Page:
Saturday, 16 October 2010


Da jia hao!

Unfortunately it seems that once again this blog has been left slightly neglected, although I'm pleased to say that unlike previously when I didn't want to update on what a good time I was having when frankly I wasn't, this time my forgetting to do so has been due to my life becoming increasingly busy, exciting and, at times, slightly nerve-wracking.


So what have I been up to in the few weeks that have passed since my last entry? One thing our little gang has been doing is working our way through the famous sights in an around Beijing. This has ranged from exploring the oasis of calm which was the Back Lakes and the hutongs which gave us a fascinating (if slightly mocked-up) glimpse of the Beijing of yesteryear, risking life and limb pedalo-ing on Kunming Lake at the Summer Palace and braving the onslaught of 'hey lady, you want a bags? I have Louis Vuitton for beautiful lady!' at the Silk Market, a Mecca for cheap but unashamedly fake designer labels. Last but not least we went through the apparant rite of passage for all tourists in China and made a trip to that most famous of attractions, the Great Wall. Unfortunately we visited on a particularly hot day so walking along the wall itself wasn't an especially pleasant experience after a while, but what made up for it was the chairlift up the mountain which, although a bit dicey-looking, offered fantastic views, and the descent back down again, which comprised of sliding down hundreds of metres of metal track on a little toboggan which seemed to have the ability to reach scarily high speeds incredibly quickly! However even more scary was the driving of our taxi driver on the way back to the bus stop; I think the British police would have a field day arresting people for dangerous driving if they were operating in China.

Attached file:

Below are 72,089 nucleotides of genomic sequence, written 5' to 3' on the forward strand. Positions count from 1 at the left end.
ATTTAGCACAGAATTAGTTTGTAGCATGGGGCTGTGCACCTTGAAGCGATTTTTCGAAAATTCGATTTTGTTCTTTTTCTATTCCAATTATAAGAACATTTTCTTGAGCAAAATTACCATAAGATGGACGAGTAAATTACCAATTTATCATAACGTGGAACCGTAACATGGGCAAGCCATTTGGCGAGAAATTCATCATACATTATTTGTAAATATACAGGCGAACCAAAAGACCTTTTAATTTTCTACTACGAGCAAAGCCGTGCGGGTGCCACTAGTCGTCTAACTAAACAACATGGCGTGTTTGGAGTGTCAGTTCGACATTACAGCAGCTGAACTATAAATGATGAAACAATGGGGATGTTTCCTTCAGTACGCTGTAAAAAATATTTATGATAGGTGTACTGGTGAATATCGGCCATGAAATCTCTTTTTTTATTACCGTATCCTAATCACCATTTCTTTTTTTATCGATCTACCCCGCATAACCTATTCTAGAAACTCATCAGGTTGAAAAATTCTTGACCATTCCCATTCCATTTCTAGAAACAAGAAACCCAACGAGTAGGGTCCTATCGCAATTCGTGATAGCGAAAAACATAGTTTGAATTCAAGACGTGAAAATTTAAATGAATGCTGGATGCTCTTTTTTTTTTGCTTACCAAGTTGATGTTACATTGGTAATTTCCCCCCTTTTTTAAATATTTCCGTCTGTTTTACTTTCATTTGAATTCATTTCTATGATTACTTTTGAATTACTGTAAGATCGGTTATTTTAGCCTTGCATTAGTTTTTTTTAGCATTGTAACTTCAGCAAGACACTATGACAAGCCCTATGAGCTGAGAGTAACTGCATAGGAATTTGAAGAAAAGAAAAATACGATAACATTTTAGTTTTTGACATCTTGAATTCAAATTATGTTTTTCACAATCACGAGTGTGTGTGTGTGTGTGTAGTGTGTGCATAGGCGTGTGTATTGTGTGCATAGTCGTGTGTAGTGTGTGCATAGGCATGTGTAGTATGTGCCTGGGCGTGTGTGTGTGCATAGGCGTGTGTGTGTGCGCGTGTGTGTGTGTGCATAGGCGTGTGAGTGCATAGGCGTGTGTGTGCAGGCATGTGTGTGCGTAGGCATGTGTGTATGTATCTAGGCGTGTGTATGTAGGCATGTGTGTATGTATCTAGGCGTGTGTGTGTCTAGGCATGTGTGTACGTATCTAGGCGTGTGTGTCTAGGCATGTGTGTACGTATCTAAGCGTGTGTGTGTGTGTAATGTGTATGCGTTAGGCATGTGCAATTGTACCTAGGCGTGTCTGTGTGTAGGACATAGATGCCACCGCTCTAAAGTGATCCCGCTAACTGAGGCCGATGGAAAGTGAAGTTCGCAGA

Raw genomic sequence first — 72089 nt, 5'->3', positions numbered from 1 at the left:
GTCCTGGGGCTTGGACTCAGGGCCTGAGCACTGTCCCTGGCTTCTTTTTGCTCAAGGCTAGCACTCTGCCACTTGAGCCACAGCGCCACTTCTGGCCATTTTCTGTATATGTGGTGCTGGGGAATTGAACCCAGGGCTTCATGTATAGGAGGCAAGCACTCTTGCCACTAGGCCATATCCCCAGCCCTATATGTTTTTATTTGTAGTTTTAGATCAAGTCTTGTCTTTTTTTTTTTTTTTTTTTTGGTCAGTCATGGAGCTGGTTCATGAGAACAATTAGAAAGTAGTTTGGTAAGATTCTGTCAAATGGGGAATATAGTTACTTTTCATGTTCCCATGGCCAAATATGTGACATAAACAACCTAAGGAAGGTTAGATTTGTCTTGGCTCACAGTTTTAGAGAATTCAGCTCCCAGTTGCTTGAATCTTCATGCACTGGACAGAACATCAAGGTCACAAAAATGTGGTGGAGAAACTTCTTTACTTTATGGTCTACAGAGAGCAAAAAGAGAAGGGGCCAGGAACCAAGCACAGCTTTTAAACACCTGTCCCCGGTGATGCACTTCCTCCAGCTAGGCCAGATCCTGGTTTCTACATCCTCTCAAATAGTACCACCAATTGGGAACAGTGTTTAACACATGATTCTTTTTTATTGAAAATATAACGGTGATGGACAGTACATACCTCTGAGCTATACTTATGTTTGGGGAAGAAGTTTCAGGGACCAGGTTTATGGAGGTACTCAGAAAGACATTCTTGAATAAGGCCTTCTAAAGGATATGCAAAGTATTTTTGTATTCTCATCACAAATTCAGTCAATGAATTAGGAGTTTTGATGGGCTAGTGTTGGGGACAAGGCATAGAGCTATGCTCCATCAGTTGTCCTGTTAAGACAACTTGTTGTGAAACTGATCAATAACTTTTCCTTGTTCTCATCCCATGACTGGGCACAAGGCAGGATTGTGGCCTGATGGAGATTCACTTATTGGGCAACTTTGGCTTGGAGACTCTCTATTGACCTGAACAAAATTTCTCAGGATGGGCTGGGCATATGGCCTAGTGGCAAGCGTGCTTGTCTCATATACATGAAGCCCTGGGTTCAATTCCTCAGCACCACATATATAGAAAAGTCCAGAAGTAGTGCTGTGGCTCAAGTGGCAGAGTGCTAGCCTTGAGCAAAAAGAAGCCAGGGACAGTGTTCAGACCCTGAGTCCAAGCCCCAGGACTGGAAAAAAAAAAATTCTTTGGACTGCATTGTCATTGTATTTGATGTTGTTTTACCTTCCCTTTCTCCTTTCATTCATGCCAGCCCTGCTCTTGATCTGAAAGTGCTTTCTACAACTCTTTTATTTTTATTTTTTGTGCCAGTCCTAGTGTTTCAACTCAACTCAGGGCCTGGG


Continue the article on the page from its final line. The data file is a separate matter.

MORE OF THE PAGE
One recently added facet to my life here has been my acquisition of a job. A few weeks ago I decided to take the plunge and reply to an advert regarding teaching six to seven-year-olds at a small after-school centre near the university. After having psyched myself up for the interview I made my way down to the centre, only to be approached by a young guy asking if I'd like to work tutoring teenagers at a different language centre. A little overwhelmed, I gave him my details and carried on to my interview. Upon arriving I was greeted by a lady named Polaris 'but you can call me Fish' (a slightly strange choice of nickname perhaps, but given that my Chinese name is Xiaoyu or 'little fish' I can hardly talk) and was subsequently told to plan and conduct a short lesson teaching food and drink vocabulary, with the other teachers acting as pupils. Feeling rather as if I'd been thrown in at the deep end, I held up some flashcards and, trying not to let my nerves show, attempted to teach my 'students' the names of various foodstuffs. I must admit a certain part of me died inside when forced to teach them the word 'candy' in place of 'sweets', but I realise that anywhere you go a certain amount of Americanisation (-zation?) is inevitable.

Anyway, I also went to an interview for the second job the following day which went in a slightly more straighforward manner, and ended up in the position of having been landed with two jobs in two days. I did for a short while consider taking both of them on but after some thought decided that it would've been too much to do long-term. Instead I plumped for the second job due to the fact that the first interview scared me slightly and that in general I felt more comfortable with the prospect of teaching young adults than small children.